Being an Entertaining speaker

A professional fulltime speaker once said to me

“As a speaker the 3 things you need to be are Relevant, Interesting and Entertaining”

I would say after 2 years of speaking I have managed a level of Relevant – know your subject and audience.

I am knocking on Interesting, definitely enthusiastic, keen, exciting, projects voice well, handles a/v issues,designing demos, having a flow to the talk,answers all questions even if it takes me over a year to hunt down Bob Ward in a precon for an answer! Once I even came out from behind the desk and I have 1 joke in my 2016 talk!

The item I have not touched yet is the hard one – entertaining. Being keen is not enough, it is a skill which needs some level of study – having a story, the why not just the how,less words and more visuals.

This is my goal for this year and I will add knowledge/links to this blog post as I learn about this skill.

https://bitquabit.com/post/why-how-is-boring-and-how-why-is-awesome/

Why how is boring and how why is awesome

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Travel tips from #sqlfamily

Inspring by a conversation seen on twitter – Travel tips from #sqlfamily

The rolling method for packing, WOW does it save space.

Eagle Creek compression cubes – https://t.co/9cjM0wc53w

Dufl service – https://ozar.me/2015/07/dufl-review-easier-way-to-pack-clothes-for-business-trips/

“You can even send Amazon/Nordstrom orders to your ‘closet’ if you buy new clothes.”

http://blogs.msdn.com/b/buckwoody/archive/2010/06/07/teched-2010-day-one-how-i-travel.aspx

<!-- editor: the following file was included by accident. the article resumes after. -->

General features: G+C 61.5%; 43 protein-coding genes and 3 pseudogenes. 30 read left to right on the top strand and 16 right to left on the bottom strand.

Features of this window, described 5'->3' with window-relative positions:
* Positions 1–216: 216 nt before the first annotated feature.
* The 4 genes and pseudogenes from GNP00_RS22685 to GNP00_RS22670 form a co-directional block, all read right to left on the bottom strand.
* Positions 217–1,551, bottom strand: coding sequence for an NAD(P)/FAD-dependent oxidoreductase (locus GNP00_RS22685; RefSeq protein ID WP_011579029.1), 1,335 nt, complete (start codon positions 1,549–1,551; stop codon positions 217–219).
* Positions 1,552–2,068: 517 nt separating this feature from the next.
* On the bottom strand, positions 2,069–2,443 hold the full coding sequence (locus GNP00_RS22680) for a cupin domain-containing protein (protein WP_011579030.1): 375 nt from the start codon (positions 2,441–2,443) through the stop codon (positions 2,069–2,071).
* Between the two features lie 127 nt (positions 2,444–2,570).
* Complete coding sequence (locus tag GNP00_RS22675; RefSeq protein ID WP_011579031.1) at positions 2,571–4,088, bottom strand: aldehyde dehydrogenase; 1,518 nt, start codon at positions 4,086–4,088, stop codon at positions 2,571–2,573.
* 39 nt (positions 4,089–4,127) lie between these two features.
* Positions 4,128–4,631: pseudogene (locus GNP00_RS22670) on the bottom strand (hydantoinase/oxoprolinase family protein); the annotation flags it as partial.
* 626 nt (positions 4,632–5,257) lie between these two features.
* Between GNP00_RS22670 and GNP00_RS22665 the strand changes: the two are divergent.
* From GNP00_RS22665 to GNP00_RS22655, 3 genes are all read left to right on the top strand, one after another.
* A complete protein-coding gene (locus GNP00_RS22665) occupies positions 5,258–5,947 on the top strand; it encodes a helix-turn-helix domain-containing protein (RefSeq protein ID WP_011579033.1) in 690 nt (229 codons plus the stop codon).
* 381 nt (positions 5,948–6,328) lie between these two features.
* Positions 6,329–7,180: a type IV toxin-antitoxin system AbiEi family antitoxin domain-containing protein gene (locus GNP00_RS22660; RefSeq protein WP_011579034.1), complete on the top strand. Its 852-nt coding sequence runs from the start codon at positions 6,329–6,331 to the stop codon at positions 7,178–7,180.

Travel Tips from an Intrepid Traveling DBA

http://www.sqlskills.com/blogs/paul/the-paul-and-kimberly-travel-guide/

How I Travel


What speakers (and attendees) expect from an event

Speakers expect the following from an event

  • Signage at the event to show the event is being held there
  • Signage at the event to guide you to the reception desk and show this is the reception desk
  • Inform speakers if the projectors are vga or hdmi
  • Remind speakers they need power adapters if the power sockets are not 3 pin sockets!
  • Mention if there is a speakers room or not
  • Conferences should tell you the ratio of the projectors (including resolution) so you can optimize your decks.
  • If you want me to use your PPT template. make it usable
  • If only we speakers would band together, use their front and back material, but our own internal slides….

Hello, Startup: A Programmer’s Guide to Building Products, Technologies, and Teams

http://www.amazon.co.uk/Hello-Startup-Programmers-Building-Technologies/dp/1491909900/ref=sr_1_1?s=books&ie=UTF8&qid=1429406446&sr=1-1&keywords=Yevgeniy+Brikman